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Thursday, April 18, 2019

Gumption and Bravery #vagenealogy #virginiapioneersnet

Gumption and Bravery

Genealogy Tips by Jeannette Holland Austin Genealogy Books by Jeannette Holland Austin

While it is true that many poor Germans, Scotch, Irish and Swiss settlers crossed the seas to settle a wilderness plain, it took a lot of gumption, and then bravery to fight the battle of freedom. All Indian tribes were not friendly, and made it a practice to steal, massacre and take young girls as slaves. As one settler in the Allegheny Mountains said (in his last will and testament) "My two daughters were stolen by the Indians. If they should ever return, I want them provided for."



Index to Virginia Wills and Estates. See Names

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Thursday, April 11, 2019

Which was Better - Beef or Bacon? #vagenealogy #virginiapioneersnet

Which was Better: Beef or Bacon?

The beef consumed in the Virginia colony was more lean than English meat. A cow or an ox designed for the butcher was allowed to run wild in the woods and was fed a little straw during the winter months. When spring finally arrived and the animal could graze on grass, it was quite lean. Nevertheless, pork was a different situation. Many hogs were raised on the farms and plantations and enjoyed by the colonists. In fact, before the close of the 17th century bacon was considered to be equal to that of Westphalia, the most celebrated town in the world for tasty bacon. Source: Clayton's Virginia, page 36. 



Index to Virginia Wills and Estates. See Names

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Thursday, April 4, 2019

Oldest Pensioner of War of 1812 #vagenealogy #virginiapioneersnet

Oldest Pensioner of the War of 1812 in the U. S.

"George S. Rogers is one of the oldest pensioned in the U. S. and is also one of the oldest Methodist ministers. He was born in Fauquier County, Virginia in 1793 and while very young went with his relatives to Kentucky where he lived when the War of 1812 broke out. He at once volunteered and went into the ranks of Captain V. S. Grayson's Company in a Kentucky regiment. He served through the war without being wounded and then returned to Kentucky where he has since lived." Source:The Jones Highlight, Gray's Station, Georgia. February 4, 1888. Skirmish between Virginia Militia and British in 1812 Why the War of 1812 is Rarely Discussed 



Index to Virginia Wills and Estates. See Names

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Thursday, March 21, 2019

The Reason for Sudden Marriages #vagenealogy #virginiapioneersnet

17th Century Ceremonies: The Reason for Sudden Remarriages

17th century marriagesThe loss of a spouse prompted a re-marriage. Instances of persons having been married three times was not unusual. Because there were few women in the colony, as soon as the funeral celebration commenced, prospective suitors needing wives plotted their courtship. Gifts were made to the daughters in the form of land. It was customary for him to insert in the deed conveying the gift, a clause providing for what should be done with the gift in the event she should become a wife before she reached her sixteenth year. Women who had not yet passed their twelfth year were considered immature. Most women were married at such an immature age that they became broken in health, and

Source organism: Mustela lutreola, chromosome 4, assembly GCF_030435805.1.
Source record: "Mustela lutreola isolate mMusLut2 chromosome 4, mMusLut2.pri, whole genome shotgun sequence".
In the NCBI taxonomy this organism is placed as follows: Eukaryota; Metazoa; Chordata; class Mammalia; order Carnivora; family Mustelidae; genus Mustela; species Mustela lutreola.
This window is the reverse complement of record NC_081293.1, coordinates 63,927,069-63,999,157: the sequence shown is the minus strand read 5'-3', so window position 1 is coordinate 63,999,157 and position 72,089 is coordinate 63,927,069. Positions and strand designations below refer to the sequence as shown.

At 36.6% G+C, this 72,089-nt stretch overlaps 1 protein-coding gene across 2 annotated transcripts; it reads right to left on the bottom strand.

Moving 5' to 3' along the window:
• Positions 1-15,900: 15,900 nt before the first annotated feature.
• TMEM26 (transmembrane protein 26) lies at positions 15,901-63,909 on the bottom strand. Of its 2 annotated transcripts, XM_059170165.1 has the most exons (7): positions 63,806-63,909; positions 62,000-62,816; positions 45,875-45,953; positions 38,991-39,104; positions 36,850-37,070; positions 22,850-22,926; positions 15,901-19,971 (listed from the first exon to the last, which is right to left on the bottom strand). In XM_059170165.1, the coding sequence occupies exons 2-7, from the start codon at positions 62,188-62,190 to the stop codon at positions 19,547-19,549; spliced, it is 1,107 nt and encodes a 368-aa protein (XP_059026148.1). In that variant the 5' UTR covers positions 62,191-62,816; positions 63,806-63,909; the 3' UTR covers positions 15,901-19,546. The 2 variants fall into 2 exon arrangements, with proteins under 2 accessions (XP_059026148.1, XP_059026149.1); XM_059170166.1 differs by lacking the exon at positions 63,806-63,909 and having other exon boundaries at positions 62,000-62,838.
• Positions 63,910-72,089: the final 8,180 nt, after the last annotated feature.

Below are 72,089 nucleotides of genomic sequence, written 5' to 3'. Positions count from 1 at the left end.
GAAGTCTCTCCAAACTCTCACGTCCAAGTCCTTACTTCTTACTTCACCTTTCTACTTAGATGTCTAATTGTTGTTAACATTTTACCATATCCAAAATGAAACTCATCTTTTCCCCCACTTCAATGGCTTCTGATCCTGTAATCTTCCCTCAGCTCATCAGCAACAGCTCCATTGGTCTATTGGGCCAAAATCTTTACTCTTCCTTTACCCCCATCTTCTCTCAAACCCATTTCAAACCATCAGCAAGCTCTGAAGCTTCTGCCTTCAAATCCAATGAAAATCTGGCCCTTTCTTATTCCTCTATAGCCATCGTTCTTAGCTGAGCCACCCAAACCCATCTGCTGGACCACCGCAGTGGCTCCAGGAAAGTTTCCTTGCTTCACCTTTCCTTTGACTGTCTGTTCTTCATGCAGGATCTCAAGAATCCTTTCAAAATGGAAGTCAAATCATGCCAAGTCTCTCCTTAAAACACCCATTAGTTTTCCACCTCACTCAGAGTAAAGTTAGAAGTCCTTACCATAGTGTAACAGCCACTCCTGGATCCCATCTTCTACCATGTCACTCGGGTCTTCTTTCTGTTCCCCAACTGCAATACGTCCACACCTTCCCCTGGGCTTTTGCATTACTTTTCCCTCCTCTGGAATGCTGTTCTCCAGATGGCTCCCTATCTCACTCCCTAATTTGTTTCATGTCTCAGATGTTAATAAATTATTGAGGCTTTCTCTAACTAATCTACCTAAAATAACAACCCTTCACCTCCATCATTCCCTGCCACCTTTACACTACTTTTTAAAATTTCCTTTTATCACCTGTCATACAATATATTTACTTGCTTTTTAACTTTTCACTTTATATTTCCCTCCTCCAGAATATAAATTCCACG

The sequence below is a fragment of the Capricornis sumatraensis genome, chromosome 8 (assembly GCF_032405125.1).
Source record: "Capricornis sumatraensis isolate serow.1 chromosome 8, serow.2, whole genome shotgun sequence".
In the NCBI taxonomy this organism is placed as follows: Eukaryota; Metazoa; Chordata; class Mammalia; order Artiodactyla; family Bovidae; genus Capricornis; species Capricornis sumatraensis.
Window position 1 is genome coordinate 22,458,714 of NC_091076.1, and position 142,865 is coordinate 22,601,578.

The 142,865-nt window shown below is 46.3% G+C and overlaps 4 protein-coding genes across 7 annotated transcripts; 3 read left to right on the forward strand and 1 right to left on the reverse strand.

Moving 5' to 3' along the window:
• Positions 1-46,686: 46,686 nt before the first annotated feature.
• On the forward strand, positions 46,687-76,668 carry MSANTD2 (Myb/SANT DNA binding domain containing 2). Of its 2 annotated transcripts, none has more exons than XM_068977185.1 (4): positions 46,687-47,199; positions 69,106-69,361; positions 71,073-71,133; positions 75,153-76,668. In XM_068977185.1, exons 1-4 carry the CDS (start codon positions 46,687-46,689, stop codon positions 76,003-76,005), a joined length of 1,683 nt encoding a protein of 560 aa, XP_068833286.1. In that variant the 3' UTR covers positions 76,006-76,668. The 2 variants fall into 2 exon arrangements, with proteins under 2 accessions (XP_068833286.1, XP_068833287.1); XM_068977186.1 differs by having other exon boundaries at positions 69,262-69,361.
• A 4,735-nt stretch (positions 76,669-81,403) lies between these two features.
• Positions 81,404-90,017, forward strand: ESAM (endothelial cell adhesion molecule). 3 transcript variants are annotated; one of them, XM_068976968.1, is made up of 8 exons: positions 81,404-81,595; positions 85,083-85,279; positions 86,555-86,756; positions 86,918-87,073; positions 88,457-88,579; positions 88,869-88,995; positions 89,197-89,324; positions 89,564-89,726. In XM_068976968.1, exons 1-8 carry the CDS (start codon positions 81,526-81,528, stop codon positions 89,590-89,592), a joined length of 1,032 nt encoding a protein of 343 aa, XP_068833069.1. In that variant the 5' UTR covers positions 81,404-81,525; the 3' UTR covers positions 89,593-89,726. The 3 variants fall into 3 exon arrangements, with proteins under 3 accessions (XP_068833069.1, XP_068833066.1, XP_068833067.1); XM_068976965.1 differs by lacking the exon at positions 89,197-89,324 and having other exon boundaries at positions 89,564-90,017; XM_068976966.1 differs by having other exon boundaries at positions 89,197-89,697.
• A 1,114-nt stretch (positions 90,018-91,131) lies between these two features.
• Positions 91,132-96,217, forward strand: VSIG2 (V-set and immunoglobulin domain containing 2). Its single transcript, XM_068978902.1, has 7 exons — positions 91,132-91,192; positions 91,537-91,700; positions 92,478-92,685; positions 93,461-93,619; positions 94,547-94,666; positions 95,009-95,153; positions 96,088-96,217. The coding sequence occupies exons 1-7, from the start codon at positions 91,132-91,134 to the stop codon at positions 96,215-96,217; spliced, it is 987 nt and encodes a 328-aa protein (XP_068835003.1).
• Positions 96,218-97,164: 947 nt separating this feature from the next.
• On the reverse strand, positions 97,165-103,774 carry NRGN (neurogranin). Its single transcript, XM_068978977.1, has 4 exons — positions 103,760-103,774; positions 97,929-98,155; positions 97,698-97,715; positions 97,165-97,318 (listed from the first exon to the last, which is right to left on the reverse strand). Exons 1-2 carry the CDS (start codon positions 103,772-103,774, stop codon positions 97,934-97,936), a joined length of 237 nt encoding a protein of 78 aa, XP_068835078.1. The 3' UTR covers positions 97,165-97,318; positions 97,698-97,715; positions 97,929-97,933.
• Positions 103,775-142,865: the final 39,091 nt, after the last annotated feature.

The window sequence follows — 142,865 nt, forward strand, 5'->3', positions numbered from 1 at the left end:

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Index to Virginia Wills and Estates. See Names

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Thursday, March 14, 2019

Freeholders who Took Indian Canoes were Subject to a Whipping #virginiapioneersnet #vagenealogy

Freeholders who Took Indian Canoes were Subject to a Whipping

colonial whippingSome colonists did not hesitate to take the canoes from the Indians, which they may or may not have returned. On one occasion the King of the Rappahanna demanded the return of a canoe, which was restored. For this reason, laws were enacted by the General Assembly in August of 1619 protecting the property o the Indians. "He that shall take away by violence or stealth any canoe or other things from the Indians, shall make valuable restitution to the said Indians, and shall forfeit, if he be a freeholder, five pounds; if a servant, forty shillings or endure a whipping



Index to Virginia Wills and Estates. See Names

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Thursday, March 7, 2019

Reasons to Personally Examine Old Documents #genealogy

Good Reasons to Personally Examine Old Documents

Genealogy Tips by Jeannette Holland Austin

Genealogy Books by Jeannette Holland AustinPeople write some interesting stuff in their wills! Before we had the Internet, a convenient method of discovering the heirs was to read "abstracts" of wills, estates, deeds and marriages which were published in book. This tremendous undertaking by the authors of genealogy was insurmountable in brilliance. It saved the researcher a great deal of time. But now that we have access Internet to full documents on Georgia Pioneers. Reading the entire document is a boon to genealogists for a number of reasons. First and foremost, the heirs are mentioned with the details of their specific inheritance, and relationship to the deceased. Second, some of our previous assumptions taken from the abstracts can be clarified. Third, we can discover new information. And fourth, all the details are included, some of which the abstracter did not include because it was not clearly discernible on the old microfilm equipment. _____________________________________________________________________________ Images of Old Wills and Estates are available on (8 Genealogy Websites - includes records in Alabama, Georgia, Kentucky, North Carolina, South Carolina, Tennessee and Virginia).



Index to Virginia Wills and Estates. See Names

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